Student Profile: Dr. Richard Nduwayezu MGHD ‘19

Dr. Richard Nduwayezu MGHD ‘19 (right) with Dr. Tedros Adhanom, Director General of the World Health Organization (left) at the Astana Global Conference on Primary Health Care. Photo courtesy of Dr. Richard Nduwayezu.

In October 2018, members of the global health community gathered in Astana, Kazakhstan for the Global Conference on Primary Health Care, where the health sector renewed its commitment toward Universal Health Coverage and the Sustainable Development Goals. The gathering marked the 40th anniversary of the historic Alma-Ata Declaration, a global agreement that expressed the need for urgent government and health sector action to protect and promote the health of individuals across the globe.

Among the attendees at this year’s high-level conference was Dr. Richard Nduwayezu MGHD ‘19. Richard was selected as a delegate along with 10 other global health professionals by the United Nations Major Group for Children and Youth. In addition to attending the conference, he spoke at a parallel Ministerial Session and served as a panelist for a discussion on “Equitable Primary Health Care for Women, Children, Newborn and Adolescents.”

The opportunity to attend the conference, share his community and social medicine insight, and learn from the highest level of global health leadership was invaluable for Richard, but his recent accomplishments and journey toward the MGHD program began years earlier.

In 1997, Richard was living with his family in the Democratic Republic of the Congo (DRC) when his father fell ill and passed away. “I remember wishing that I could have the skills to do something,” he reflected. “I knew then that I wanted to become a doctor and make an impact in my community, but that I would need to work hard to accomplish this.”

Richard pursued his Bachelor of Medicine, Bachelor of Surgery at the University of Rwanda and graduated in 2016. During medical school, he participated in a student leadership group that delivered health education workshops in underserved communities. According to Richard, the workshops served as his first brief exposure to social determinants of health; he learned that one’s health was affected by more than just diagnostics, and factors such as poverty and education played an enormous role in one’s state of well-being.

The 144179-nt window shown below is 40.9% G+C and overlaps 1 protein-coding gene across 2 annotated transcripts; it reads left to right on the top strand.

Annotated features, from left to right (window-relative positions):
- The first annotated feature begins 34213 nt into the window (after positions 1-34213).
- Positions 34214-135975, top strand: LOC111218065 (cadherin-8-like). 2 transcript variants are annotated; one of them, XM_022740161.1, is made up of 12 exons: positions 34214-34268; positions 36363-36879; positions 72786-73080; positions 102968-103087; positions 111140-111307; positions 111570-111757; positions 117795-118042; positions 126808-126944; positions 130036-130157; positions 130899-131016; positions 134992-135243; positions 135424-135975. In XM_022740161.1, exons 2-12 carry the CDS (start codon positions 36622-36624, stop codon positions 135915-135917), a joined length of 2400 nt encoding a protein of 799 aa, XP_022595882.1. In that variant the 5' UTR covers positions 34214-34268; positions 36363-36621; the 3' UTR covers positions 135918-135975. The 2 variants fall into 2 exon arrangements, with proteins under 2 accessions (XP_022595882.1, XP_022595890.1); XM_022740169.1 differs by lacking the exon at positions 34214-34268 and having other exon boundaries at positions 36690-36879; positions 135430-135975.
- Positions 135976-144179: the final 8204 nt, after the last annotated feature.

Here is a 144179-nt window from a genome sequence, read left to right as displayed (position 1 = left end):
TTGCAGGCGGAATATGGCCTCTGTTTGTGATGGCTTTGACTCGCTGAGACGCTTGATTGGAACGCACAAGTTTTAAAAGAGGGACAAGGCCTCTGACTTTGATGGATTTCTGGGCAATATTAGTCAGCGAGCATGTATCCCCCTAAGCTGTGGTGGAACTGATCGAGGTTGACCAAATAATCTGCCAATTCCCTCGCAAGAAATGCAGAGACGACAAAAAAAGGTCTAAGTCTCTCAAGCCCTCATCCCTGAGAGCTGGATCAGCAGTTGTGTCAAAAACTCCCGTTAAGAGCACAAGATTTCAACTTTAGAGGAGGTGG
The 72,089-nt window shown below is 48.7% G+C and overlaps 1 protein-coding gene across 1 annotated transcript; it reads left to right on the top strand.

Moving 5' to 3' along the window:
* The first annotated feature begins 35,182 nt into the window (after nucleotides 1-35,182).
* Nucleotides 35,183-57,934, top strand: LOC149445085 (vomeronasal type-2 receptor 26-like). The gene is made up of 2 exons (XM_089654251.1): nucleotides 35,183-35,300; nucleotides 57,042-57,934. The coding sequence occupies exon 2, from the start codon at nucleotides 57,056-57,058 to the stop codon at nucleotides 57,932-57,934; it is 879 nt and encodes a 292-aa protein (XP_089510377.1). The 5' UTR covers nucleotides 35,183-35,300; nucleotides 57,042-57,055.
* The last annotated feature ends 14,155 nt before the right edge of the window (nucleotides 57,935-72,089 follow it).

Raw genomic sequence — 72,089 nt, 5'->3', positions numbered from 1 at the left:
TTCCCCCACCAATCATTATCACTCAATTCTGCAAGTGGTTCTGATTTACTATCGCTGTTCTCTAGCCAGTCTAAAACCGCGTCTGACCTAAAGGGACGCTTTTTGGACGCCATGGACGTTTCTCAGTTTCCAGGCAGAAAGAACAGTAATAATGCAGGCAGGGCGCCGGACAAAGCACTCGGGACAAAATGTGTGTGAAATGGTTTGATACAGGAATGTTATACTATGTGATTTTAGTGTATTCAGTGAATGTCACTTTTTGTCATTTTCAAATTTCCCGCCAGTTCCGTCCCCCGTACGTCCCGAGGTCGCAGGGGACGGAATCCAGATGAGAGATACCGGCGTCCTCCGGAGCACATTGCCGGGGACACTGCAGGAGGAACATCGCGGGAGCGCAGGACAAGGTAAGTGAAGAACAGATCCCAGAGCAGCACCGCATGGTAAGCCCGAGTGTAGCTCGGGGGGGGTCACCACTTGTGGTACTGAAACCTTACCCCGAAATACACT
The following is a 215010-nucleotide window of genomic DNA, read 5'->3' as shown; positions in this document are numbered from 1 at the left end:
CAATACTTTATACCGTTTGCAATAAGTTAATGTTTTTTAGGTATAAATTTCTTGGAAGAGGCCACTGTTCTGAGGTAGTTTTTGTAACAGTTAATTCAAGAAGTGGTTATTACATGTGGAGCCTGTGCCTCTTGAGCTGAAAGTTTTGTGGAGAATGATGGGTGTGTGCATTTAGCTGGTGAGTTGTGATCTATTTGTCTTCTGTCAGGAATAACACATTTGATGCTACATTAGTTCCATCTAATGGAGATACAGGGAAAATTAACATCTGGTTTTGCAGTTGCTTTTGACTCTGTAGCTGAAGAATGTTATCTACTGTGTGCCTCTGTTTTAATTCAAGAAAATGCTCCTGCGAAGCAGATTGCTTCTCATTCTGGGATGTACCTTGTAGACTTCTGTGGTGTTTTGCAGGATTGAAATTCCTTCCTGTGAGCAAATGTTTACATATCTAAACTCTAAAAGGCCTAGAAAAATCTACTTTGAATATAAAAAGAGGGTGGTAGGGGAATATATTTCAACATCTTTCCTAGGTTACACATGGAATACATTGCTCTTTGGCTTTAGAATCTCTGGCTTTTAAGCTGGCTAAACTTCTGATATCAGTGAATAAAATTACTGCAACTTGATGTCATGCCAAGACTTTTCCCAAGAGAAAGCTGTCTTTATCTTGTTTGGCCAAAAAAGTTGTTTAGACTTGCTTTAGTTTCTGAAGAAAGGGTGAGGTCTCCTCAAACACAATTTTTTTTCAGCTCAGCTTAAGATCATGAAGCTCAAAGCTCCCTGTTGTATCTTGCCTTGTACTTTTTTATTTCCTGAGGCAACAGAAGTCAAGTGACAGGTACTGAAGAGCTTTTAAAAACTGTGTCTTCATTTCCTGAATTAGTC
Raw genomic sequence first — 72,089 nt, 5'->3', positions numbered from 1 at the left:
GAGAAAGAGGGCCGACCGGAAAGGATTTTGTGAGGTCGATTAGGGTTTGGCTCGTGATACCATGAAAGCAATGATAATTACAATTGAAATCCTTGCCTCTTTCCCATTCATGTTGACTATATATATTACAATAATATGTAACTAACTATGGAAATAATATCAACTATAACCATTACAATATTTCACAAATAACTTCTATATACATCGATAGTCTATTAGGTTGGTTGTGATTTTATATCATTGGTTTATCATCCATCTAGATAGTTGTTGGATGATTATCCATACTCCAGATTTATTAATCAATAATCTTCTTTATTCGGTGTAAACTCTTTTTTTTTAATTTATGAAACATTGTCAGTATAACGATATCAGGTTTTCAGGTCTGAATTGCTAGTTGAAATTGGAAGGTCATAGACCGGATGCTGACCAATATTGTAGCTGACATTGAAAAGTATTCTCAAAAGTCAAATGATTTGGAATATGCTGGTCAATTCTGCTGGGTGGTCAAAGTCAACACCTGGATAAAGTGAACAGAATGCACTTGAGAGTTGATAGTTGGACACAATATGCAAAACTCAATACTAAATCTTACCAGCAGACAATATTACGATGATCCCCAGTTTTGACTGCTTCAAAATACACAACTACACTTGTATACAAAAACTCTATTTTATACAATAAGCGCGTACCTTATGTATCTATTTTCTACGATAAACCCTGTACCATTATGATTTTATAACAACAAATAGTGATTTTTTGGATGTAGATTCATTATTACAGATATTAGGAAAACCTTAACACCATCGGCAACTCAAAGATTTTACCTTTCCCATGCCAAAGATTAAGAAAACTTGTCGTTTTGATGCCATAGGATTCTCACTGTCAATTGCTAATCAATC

This exposure intensified when Richard graduated and began practicing as an intern doctor at Kibagabaga District Hospital.

“The challenges that I observed were not due to lack of clinical knowledge, but a patient’s inability to afford direct services,” Richard said. “It made me realize that health equity was a critical but neglected lens of patient care.”

Richard’s burgeoning interest in the concept of health equity led him to apply for a Global Health Corps fellowship, an accelerator program that places young professionals at partner global health organizations across the US and East Africa. He was accepted and joined the Health Builders staff in Rwanda as a Clinical Services Associate, supporting the organization’s work in Rwamagana, Nyabihu, and Rulindo District in advancing health management activities to improve the provision of basic primary health care.

Richard’s time at Health Builders inspired him to investigate additional avenues that would allow him to develop skills needed to lead health programs from a lens of equity. With its focus on management, leadership, and principles of health, UGHE’s Master of Science in Global Health Delivery proved to be the perfect fit, particularly as case studies honed in on Rwanda as an example of effective health systems strengthening.

Now that Richard has completed his first semester of the year-long, full-time MGHD program, he’s able to reflect on the innovative education he is receiving and the immense growth he has experienced.

“The best part of UGHE is how we incorporate the principles of global health delivery into all of our courses,” says Richard. “As we explore implementation science, it gives us a roadmap for how we can address community health interventions as well as measure and address gaps in health policy.”

Richard’s passion for advancing health equity has taken him to new lengths, both as a faculty member in community and social medicine for the University of Rwanda, and as a Universal Health Coverage advocate at the Astana conference.

“In Rwanda, we should continue to embrace the opportunity of good leadership to sustain our achievements and  invest in health professional education to increase the number of providers while retaining qualified personnel.”

Following UGHE, Richard hopes to advance his career in the direction of clinical education and academic leadership. With his focus on community-based social medicine, constant reflection on the future of quality health care, and passion for the field of global health, it’s likely the world will see him championing health equity at many conferences in the years to come.